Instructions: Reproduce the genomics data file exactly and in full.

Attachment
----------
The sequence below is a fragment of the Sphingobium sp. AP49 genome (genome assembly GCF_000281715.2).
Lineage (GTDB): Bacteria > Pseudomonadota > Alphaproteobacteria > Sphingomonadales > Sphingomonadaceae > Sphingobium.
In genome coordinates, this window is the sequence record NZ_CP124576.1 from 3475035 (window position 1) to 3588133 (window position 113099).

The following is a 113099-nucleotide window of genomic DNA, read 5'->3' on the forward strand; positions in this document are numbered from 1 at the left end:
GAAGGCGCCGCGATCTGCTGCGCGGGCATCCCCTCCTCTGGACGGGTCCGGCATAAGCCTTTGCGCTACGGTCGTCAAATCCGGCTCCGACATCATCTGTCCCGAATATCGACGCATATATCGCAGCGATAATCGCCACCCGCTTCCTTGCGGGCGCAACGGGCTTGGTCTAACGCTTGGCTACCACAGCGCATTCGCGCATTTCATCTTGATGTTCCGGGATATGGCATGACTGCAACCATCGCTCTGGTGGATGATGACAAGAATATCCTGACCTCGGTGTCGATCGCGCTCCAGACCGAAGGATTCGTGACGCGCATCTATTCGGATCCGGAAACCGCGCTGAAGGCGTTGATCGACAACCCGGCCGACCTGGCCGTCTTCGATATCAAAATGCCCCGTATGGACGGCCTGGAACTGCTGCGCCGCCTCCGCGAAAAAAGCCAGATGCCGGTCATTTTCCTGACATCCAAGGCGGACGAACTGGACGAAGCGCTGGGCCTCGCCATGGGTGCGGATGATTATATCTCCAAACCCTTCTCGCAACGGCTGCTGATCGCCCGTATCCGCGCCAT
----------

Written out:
The sequence below is a fragment of the Sphingobium sp. AP49 genome (genome assembly GCF_000281715.2).
Lineage (GTDB): Bacteria > Pseudomonadota > Alphaproteobacteria > Sphingomonadales > Sphingomonadaceae > Sphingobium.
In genome coordinates, this window is the sequence record NZ_CP124576.1 from 3475035 (window position 1) to 3588133 (window position 113099).

The following is a 113099-nucleotide window of genomic DNA, read 5'->3' on the forward strand; positions in this document are numbered from 1 at the left end:
GAAGGCGCCGCGATCTGCTGCGCGGGCATCCCCTCCTCTGGACGGGTCCGGCATAAGCCTTTGCGCTACGGTCGTCAAATCCGGCTCCGACATCATCTGTCCCGAATATCGACGCATATATCGCAGCGATAATCGCCACCCGCTTCCTTGCGGGCGCAACGGGCTTGGTCTAACGCTTGGCTACCACAGCGCATTCGCGCATTTCATCTTGATGTTCCGGGATATGGCATGACTGCAACCATCGCTCTGGTGGATGATGACAAGAATATCCTGACCTCGGTGTCGATCGCGCTCCAGACCGAAGGATTCGTGACGCGCATCTATTCGGATCCGGAAACCGCGCTGAAGGCGTTGATCGACAACCCGGCCGACCTGGCCGTCTTCGATATCAAAATGCCCCGTATGGACGGCCTGGAACTGCTGCGCCGCCTCCGCGAAAAAAGCCAGATGCCGGTCATTTTCCTGACATCCAAGGCGGACGAACTGGACGAAGCGCTGGGCCTCGCCATGGGTGCGGATGATTATATCTCCAAACCCTTCTCGCAACGGCTGCTGATCGCCCGTATCCGCGCCAT